I've got soul but I'm not a soldier

Tuesday, April 26, 2005

I Still Think "Highschool" Should Be One Word, Not Two

This past weekend two friends from highschool came to visit me. Well, ok, they came to look at schools, but they crashed at my place, and hung out with me the rest of the weekend. It was a really great time. Even though I hadn't spoken to one of them for a long time, I was able to just launch comfortably into conversation - there was no awkwardness what-so-ever.

Why is this the case? How come I could feel so comfortable with these two, who I hadn't seen in ages, and whom are on very different career/life paths than I am? Especially when I am not nearly so comfortable with many of my peers, that is, my fellow law students. I mean sure, there are lots of my fellow students who I am completely comfortable with, but normally that has come over time. With these two highschool friends, it didn't take a minute. We just were immediately comfortable.

How can it be that where I came from seems to matter so much more than where I'm going?

Continental drift divide

Friday, April 22, 2005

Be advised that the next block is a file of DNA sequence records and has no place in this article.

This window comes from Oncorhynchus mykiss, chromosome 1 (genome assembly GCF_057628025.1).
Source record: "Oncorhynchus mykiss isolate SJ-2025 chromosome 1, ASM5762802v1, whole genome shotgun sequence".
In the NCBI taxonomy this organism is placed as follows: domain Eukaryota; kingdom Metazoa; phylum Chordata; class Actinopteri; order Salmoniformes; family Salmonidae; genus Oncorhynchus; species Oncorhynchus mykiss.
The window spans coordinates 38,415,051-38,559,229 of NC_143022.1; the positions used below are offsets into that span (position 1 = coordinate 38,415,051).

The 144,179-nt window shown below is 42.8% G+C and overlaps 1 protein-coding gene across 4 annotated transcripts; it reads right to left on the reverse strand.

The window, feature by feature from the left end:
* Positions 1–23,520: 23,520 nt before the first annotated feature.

A Hard Knock On Our Schools

Why do we have elite learning institutions? Could this possibly be a huge mistake? Does it make sense to group the best and brightest together?

Some would say that it makes perfect sense. When you put all the best together, you can give them the best teachers and challenge them all at a higher level, raising the ceiling on what they can achieve. Perhaps another reason it makes sense is because the brightest will all challenge each other. When you put two smart people together, they'll have smart conversation, and explore new ideas - the interaction will be at a higher level because both of them are at a higher level. If you put a smart person with a dumb person, the smart person will be held back because the level of discourse will have to be at the lower person's level.